SENSUM Information Sheets


Every year, natural hazards become natural disasters when people's lives and livelihoods are destroyed. The world has suffered from severe natural disasters over the last decennium. The earthquakes in Haiti and Chile in 2010, the tsunami following the Tohoku earthquake in 2011, and more recently typhoon "Haiyan" hitting the Philippines in 2013 are among the most prominent examples. For pre-event reduction strategies and preparedness, as well as post-event response and recovery planning activities, knowledge about the amount, the location, and the nature of the exposed elements and population is in strong demand. Especially in developing countries, which are often prone to severe natural hazards, spatial data are mostly inaccurate, generalized, not up-to-date or even not available at all. Thus, rapid disaster response often lacks the necessary geo-data that would allow for an assessment of the effected people, buildings, infrastructure and their respective locations...see more


Assessment of geo-risk, in particular arising from earthquakes, is a complex process whose reliability, and thus usefulness, is based on the quality of the data used to build and run the underlying models. The compilation of an up-to-date exposure model (the inventory of the assets exposed to natural hazards), in particular, is a critical stage of risk assessment in many areas in the world.  

GFZ-REM provides a suite of hardware and software tools (see Fig. 1) embedded in a methodological framework to rapidly and conveniently sample and analyze wide geographic areas with respect to different environmental aspects related to geo-risk modeling.


A core component of the GFZ-REM suite includes the GFZ MObile MApping system (GFZ-MOMA). The system has been developed to provide practitioners in the field of risk assessment with a user-friendly, reliable methodology to rapidly collect information on the exposure and vulnerability of urban environments over large areas. The GFZ-MOMA is based on an omnidirectional camera, able to capture at up to 15 frames per second high-resolution, geo-referenced omnidirectional images (see Fig. 3), each spanning 360° lateral coverage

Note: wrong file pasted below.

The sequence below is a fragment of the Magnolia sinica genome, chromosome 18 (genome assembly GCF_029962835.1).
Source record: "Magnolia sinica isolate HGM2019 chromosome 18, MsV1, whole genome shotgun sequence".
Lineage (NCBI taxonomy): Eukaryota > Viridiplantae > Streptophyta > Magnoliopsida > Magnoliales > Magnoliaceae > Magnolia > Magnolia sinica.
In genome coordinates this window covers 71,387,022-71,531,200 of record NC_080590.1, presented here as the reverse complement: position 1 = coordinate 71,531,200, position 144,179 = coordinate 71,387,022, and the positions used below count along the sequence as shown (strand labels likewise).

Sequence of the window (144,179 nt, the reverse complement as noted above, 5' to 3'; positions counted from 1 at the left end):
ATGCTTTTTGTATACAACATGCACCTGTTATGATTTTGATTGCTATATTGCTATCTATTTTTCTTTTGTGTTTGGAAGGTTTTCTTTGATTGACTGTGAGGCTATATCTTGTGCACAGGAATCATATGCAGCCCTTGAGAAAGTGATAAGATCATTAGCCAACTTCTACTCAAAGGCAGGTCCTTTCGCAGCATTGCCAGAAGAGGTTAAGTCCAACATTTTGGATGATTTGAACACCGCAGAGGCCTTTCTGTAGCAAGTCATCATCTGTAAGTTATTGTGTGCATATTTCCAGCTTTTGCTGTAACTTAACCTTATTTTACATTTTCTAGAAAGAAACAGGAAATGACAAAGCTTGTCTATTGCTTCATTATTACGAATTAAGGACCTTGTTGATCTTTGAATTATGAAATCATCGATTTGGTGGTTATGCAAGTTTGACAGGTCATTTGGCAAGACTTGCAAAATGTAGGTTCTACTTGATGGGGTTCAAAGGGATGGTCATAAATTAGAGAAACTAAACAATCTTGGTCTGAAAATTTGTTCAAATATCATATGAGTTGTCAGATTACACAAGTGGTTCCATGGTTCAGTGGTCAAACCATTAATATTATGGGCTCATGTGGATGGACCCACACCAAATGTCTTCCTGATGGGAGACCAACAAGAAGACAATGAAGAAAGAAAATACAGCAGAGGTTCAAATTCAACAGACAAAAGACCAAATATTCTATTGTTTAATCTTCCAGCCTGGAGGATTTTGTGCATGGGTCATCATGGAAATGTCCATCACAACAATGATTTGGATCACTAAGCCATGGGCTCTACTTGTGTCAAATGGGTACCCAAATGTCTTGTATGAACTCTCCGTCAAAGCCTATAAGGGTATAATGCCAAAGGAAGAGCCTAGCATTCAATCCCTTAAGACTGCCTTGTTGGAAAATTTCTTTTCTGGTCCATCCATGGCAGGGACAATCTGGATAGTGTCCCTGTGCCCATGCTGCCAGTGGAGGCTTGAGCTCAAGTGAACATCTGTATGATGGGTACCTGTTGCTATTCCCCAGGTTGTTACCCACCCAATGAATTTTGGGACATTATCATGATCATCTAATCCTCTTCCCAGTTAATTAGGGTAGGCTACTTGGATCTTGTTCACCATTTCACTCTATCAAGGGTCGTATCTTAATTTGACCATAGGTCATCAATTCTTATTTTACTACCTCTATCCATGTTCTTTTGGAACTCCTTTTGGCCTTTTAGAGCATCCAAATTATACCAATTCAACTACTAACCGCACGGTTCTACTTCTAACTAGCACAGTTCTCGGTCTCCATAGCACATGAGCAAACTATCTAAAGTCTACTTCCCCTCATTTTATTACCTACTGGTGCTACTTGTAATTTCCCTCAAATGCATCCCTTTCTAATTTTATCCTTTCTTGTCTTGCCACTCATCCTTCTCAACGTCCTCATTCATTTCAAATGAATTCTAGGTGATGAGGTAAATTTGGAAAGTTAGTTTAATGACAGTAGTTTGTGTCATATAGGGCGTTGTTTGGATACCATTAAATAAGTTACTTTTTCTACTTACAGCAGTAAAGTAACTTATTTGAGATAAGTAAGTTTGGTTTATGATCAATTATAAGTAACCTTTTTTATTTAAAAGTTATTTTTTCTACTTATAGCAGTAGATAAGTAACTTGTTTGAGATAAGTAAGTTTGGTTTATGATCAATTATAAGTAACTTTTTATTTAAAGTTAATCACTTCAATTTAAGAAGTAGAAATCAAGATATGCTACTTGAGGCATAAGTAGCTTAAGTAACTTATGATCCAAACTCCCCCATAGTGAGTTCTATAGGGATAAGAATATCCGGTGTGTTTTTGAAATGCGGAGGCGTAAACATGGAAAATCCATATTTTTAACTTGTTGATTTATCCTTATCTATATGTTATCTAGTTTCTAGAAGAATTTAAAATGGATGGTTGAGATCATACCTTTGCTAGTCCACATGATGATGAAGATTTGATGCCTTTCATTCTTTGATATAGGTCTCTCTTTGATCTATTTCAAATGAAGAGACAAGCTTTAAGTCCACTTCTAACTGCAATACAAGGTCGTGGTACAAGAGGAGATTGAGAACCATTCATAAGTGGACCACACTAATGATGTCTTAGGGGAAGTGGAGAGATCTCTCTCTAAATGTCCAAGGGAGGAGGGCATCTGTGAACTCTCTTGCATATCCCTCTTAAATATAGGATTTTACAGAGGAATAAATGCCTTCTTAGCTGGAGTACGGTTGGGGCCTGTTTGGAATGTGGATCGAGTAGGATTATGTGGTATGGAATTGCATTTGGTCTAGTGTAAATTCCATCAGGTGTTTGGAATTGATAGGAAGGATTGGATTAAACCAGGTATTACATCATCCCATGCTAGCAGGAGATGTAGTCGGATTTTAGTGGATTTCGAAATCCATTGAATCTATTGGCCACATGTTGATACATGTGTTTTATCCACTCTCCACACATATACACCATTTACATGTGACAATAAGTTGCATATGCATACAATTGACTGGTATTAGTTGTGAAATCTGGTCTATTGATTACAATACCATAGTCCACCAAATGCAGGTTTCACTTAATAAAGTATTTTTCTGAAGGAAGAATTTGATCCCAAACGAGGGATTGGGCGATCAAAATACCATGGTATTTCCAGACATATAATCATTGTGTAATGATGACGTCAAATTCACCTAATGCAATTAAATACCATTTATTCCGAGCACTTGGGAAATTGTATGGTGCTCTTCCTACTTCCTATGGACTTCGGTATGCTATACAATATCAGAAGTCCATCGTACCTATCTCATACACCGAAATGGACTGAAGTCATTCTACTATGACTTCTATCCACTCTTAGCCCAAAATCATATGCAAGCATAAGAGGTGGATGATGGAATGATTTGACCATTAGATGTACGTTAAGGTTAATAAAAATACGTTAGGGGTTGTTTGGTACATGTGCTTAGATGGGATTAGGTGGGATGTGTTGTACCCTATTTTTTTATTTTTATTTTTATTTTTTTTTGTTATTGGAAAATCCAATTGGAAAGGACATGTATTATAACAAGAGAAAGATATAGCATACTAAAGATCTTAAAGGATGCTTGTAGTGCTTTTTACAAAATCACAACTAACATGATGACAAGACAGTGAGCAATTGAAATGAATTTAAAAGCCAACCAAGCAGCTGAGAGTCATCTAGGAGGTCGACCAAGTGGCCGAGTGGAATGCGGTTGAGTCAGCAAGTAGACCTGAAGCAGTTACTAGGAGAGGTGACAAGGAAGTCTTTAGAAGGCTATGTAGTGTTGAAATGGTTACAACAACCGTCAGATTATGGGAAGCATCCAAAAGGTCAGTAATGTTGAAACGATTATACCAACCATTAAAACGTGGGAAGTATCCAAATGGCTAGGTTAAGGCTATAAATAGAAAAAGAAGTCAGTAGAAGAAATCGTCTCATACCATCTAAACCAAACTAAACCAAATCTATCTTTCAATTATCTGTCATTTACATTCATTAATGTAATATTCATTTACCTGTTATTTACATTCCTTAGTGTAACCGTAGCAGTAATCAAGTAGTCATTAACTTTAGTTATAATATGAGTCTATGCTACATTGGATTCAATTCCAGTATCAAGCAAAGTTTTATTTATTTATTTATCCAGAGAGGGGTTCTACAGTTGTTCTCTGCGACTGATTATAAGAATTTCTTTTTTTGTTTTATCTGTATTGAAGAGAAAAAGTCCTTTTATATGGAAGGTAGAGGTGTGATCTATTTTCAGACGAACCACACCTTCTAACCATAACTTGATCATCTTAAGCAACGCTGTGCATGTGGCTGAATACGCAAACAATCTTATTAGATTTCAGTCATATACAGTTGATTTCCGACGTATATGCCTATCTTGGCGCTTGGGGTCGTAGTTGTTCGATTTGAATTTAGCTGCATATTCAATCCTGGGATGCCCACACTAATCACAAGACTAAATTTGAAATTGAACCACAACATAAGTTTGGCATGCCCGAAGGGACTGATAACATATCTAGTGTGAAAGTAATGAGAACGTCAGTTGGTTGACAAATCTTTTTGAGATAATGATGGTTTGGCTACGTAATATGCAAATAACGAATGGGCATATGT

GFZ-REM includes a Remote Rapid Visual Screening (RRVS) component that allows for the visualization and analysis of the captured images in an offline procedure. For instance, a desk operator can easily use the GIS-based software tool (see Fig. 6) to extract in a standardized way georeferenced features of interest for a sampled set of buildings.

A geographic multi-temporal and multi-resolution database is powering the data storage and management back-end. The data collected from the interpretation of omnidirectional image streams are inserted and modified via an adjustable GIS-based data entry mask, for further processing and interpretation. The database implements an open, flexible and globally adjusted building taxonomy based upon the Global Earthquake Model (GEM) standards. Extensions are available, or can be implemented within the GFZ-REM, for multi-hazard exposure assessment (earthquake, floods, landslides).